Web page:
Here's the question you clicked on:
haterofmath
find the the rate of change dy/dx where x=x0
\[y=-17; x _{0}=3\]
If the function is the constant function y = -17, then the derivative of it (dy/dx) is simply 0. The derivative of any constant is "0". Remember that "derivative" means "the change y with respect to x" in this case. If y = -7 at all points, then it never changes with respect to x. Therefore, the change is 0.
so what do you do with the 3
there has to be more to this question which you have not given us
if the equation for y is simply: y = -17 .. then daru is correct.
sorry wrong problem \[y=6-2x; x_{0}=3\]
first step, is to take the derivative of y, but the method of that step differs depending on how youre spose to go about it. there is a first principals method, and the derivative rules method. Which method have you been doing in your lessons?
derivative rules are much easier to work with then; what derivative rule would you say can apply to this question?
wouldn't the derivative be 2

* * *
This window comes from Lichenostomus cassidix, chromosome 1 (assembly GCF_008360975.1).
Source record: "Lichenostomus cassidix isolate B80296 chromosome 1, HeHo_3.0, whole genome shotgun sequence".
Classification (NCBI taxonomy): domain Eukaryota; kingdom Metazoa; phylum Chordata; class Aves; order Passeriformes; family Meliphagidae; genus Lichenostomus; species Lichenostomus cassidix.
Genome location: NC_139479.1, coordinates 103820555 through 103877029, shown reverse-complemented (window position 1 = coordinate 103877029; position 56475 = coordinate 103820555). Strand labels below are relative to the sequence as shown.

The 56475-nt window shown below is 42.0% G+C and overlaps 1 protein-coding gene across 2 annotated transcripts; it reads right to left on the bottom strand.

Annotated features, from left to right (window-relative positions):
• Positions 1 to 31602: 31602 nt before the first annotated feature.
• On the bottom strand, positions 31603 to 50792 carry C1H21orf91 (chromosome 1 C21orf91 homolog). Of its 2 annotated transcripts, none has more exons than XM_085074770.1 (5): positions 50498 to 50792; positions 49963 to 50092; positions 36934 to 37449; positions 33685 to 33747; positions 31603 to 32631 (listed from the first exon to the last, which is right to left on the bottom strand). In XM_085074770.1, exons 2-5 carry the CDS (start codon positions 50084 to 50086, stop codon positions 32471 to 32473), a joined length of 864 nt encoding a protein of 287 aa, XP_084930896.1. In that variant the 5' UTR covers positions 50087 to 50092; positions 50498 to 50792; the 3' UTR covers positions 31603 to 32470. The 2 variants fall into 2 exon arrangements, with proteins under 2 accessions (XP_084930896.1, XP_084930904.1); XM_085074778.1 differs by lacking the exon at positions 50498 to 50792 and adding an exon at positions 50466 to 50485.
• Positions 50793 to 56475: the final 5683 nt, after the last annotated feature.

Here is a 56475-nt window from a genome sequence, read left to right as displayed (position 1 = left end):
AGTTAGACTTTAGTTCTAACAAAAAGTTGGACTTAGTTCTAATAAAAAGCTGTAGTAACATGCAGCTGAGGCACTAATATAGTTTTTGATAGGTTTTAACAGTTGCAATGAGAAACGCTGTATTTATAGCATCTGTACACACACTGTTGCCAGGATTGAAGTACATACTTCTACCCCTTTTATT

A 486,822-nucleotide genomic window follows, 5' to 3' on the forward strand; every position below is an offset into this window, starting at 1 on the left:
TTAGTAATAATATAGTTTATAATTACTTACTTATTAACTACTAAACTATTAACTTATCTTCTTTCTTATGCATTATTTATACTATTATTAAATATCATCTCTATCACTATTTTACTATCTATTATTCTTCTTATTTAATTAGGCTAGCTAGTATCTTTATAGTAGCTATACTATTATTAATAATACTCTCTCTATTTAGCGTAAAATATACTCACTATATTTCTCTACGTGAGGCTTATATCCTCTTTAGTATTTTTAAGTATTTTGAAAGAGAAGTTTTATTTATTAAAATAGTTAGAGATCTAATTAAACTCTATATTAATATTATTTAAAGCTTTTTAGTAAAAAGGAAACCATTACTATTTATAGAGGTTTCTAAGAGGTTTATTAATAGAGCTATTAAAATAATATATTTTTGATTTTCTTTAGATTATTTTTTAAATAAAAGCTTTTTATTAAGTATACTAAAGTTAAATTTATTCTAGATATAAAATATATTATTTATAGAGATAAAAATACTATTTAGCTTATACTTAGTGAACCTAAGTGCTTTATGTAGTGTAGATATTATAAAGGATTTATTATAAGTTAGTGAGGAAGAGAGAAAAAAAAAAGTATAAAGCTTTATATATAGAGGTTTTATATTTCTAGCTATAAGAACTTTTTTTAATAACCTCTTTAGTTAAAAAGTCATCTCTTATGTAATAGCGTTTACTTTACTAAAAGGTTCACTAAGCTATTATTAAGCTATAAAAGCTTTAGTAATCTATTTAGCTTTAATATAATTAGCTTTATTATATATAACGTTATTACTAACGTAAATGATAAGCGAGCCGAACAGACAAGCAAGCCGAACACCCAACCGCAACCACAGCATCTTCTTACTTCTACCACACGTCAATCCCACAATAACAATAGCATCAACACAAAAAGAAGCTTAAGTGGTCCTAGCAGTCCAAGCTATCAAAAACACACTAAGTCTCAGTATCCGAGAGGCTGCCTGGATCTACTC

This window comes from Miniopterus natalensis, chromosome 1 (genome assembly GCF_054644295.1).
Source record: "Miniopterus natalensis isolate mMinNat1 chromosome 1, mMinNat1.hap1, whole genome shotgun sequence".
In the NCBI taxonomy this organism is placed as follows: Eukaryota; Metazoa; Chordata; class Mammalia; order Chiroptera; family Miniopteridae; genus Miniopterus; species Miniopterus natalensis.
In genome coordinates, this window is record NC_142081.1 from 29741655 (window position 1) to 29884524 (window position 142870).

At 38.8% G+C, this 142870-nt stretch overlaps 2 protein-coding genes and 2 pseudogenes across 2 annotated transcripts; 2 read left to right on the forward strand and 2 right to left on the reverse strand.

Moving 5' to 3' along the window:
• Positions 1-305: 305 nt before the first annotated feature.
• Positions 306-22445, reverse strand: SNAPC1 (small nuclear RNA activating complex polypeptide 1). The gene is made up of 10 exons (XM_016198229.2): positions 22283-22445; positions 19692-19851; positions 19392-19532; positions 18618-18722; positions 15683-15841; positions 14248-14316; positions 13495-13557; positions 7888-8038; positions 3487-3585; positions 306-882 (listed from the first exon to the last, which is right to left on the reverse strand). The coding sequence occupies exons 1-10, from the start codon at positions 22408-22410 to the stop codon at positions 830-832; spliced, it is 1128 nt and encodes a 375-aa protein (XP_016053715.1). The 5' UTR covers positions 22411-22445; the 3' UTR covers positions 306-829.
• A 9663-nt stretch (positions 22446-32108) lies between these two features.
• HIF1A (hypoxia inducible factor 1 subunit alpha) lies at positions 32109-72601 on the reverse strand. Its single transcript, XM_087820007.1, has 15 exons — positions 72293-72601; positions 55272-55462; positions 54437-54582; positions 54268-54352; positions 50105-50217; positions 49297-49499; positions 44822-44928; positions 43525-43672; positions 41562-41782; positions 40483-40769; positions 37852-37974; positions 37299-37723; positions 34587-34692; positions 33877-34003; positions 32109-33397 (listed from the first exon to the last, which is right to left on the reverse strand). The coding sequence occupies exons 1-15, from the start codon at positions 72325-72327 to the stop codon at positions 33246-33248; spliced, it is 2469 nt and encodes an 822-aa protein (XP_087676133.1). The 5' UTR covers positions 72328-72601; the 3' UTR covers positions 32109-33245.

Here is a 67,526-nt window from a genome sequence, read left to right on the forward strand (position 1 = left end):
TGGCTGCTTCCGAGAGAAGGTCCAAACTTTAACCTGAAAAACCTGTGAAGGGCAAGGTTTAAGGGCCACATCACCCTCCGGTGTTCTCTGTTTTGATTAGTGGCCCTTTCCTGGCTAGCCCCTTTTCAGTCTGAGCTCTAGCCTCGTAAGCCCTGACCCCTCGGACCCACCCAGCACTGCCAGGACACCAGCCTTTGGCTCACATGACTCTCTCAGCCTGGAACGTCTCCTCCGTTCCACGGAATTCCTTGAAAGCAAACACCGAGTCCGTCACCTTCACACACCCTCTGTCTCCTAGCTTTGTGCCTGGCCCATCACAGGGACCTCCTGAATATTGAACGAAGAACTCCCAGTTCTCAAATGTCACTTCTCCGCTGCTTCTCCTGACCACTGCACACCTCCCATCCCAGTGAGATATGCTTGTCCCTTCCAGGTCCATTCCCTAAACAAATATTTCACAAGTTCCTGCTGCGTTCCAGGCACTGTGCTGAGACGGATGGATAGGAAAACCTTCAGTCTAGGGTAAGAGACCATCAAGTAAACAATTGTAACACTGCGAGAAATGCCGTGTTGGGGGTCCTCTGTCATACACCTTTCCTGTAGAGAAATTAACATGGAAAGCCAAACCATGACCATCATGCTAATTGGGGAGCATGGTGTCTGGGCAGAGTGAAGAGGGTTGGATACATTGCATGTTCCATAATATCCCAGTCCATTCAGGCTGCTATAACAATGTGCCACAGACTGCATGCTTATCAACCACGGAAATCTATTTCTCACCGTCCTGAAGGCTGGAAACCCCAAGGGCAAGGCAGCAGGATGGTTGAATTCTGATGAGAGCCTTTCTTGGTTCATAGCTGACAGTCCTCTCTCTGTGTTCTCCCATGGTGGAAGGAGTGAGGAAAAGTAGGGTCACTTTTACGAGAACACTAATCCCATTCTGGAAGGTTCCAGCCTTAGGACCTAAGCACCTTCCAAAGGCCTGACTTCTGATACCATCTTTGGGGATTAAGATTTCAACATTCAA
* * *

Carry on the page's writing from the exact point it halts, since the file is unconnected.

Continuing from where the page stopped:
almost, that negative sign (subtraction) needs to be recognized :) y= 6 - 2x y' = 6' - (2x)' = 0 - 2
now, since there is no place to plug in the value of x in the derivative; the value of the derivative at ANY point is: -2
/so how do you find that slope of tangent after taking the derivative?
the value of the derivative DEFINES the slope of the tangent at a given point.
in this case, 6 - 2x is a straight line whose sloe is -2 at all points
so in a problem such as f(x)=5x-3 the slope of the line that is tangent is 5?
the more complicated the curve, the less trivial the derivative becomes :) take: y=x^2 y' = 2x the slope at any given point of y=x^2 is defined as 2x the slope at x=3 would be 2(3) = 6 the slope at x=7 would be 2(7) = 14 the slope at x=-2 would be 2(-2) = -4